He was not looking to become the leader but was anxious that a system be put in place for decision-making.

Social Democrat insiders say Donnelly felt he was being squeezed out of policy decision by Murphy and Shortall.

The EU Commission's €13bn tax ruling against Apple was not the reason he left, but it does provide a good example of why the Social Democrats and Donnelly do not suit each other.

Once the judgment was published, Catherine Murphy rushed out a press release saying the Government's decision to appeal the judgment was "intolerable". Roisin Shortall released a similar statement.

Donnelly was more measured in his response and said questions needed to be answered on the EU's intentions before an appeal was lodged.

It is not surprising that Murphy and Shortall's view on the Apple controversy was shared by Sinn Fein and the Trotsky parties, such as the AAA-PBP and others.

The Social Democrats also struggled to present a united platform on the divisive issue of water charges when they first launched the party.

Murphy, after all, was originally a Workers' Party member, before she quit and joined Democratic Left; before quitting that party and joining the Labour Party; after which she quit and became an Independent. And that was all in the space of 10 years.

Shortall also knows a thing or two about quitting parties and if her more forthright approach to politics is not adhered to, she might follow Donnelly out the door.

So where does this leave the Social Democrats?

Donnelly will argue his social views are as left-wing as his former colleagues, but his business background

Stephen Donnelly writes about why he left the Social Democrats: Back Page

and economic outlook made the party more attractive to centrist voters.

With him gone, centrist party activists fear the growing number of populists within the Social Democrats will drag it further to the left and away from the centre ground, where the key to electoral success lies .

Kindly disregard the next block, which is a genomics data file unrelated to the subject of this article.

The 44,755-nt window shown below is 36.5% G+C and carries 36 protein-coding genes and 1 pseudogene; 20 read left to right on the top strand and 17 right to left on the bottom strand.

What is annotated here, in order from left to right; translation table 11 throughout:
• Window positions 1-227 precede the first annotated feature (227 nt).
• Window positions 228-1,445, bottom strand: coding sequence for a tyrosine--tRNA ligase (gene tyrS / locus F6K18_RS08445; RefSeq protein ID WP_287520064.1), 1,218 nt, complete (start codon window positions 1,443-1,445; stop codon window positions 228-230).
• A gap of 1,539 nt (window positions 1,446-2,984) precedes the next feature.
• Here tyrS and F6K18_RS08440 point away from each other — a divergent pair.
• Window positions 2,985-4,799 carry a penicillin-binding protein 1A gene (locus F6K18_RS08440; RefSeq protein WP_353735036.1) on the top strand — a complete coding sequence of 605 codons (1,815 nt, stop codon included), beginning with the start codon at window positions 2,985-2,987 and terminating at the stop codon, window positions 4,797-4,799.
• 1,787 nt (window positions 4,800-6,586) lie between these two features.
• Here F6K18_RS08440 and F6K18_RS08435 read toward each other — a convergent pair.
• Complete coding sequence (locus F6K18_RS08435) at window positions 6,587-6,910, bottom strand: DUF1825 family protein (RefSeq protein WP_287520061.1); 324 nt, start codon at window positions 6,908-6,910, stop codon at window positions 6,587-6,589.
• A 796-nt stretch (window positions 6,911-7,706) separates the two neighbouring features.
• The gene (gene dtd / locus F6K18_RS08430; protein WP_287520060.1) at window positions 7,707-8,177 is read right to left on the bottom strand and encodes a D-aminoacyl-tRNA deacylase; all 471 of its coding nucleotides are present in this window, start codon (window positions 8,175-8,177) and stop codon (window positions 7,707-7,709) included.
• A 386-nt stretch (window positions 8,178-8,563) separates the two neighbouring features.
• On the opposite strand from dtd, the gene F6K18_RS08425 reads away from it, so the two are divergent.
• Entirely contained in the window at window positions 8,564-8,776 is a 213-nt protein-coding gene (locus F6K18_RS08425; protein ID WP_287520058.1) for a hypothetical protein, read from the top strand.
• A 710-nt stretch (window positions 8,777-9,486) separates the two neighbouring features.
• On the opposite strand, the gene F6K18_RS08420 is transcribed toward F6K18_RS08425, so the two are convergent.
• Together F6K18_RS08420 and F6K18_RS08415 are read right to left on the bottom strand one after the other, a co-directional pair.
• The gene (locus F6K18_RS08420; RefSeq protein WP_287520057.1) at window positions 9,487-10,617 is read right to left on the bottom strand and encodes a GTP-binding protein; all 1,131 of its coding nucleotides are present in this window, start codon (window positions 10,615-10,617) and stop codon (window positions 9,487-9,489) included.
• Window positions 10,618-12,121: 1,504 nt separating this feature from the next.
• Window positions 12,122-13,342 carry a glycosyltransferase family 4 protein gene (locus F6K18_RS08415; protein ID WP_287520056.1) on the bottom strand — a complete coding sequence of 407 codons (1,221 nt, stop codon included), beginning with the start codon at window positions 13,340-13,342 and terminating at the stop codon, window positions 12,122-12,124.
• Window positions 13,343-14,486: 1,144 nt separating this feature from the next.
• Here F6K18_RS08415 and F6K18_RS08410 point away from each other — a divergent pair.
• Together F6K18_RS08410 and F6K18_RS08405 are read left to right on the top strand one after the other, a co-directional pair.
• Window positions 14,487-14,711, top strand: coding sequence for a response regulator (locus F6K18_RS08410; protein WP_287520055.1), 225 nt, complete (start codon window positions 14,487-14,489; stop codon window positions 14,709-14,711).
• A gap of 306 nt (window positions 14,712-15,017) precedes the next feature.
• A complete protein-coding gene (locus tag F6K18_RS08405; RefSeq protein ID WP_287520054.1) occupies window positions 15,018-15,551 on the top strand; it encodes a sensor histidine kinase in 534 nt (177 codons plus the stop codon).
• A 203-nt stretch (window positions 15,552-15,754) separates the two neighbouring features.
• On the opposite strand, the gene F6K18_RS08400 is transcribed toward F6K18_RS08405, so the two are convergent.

There are nauseating levels of self-congratulation among the party's younger members which distract them from the realities of politics.

Anne Marie McNally, who tried but failed to get elected in Dublin Mid-West and is now the party's political director, leads the charge. McNally and her colleagues spend a lot of time posing for selfies and praising each other on social media.

It would be unfair not to note that their online presence did help them win some votes in the general election.

But when the party receives negative publicity or they simply do not agree with a news story, they employ the same tactics as Sinn Fein and the hard left, which is to attack the media outlet or journalist in question.

As any seasoned politician will tell you, there is only so far you can get attacking the very agencies you depend on to get your message to voters.

This is one of the reasons why Sinn Fein continues to struggle to get over the 15pc hump of the national vote and why hard-left politicians will always remain a niche brand of politics.

Of course, there are also many other reasons.

Naivety aside, the post-Donnelly Social Democrats will face an uphill challenge convincing voters that they are any different from the other left-wing parties they align themselves with on many policy issues.

Labour will undoubtedly resurge in the coming years, as they have done in the past after election drubbings.

Fianna Fail, under Micheal Martin, will also eat into the left-of-centre vote and is likely be in government after the next election, whenever that may be.

Martin said he was interested in doing business with the Social Democrats during the election campaign, but his advances were rejected.

After seeing how the party has evolved and how it treated Donnelly, he might reconsider his offer next time. Then again, the Social Democrats will probably be more comfortable in opposition.

Sunday Independent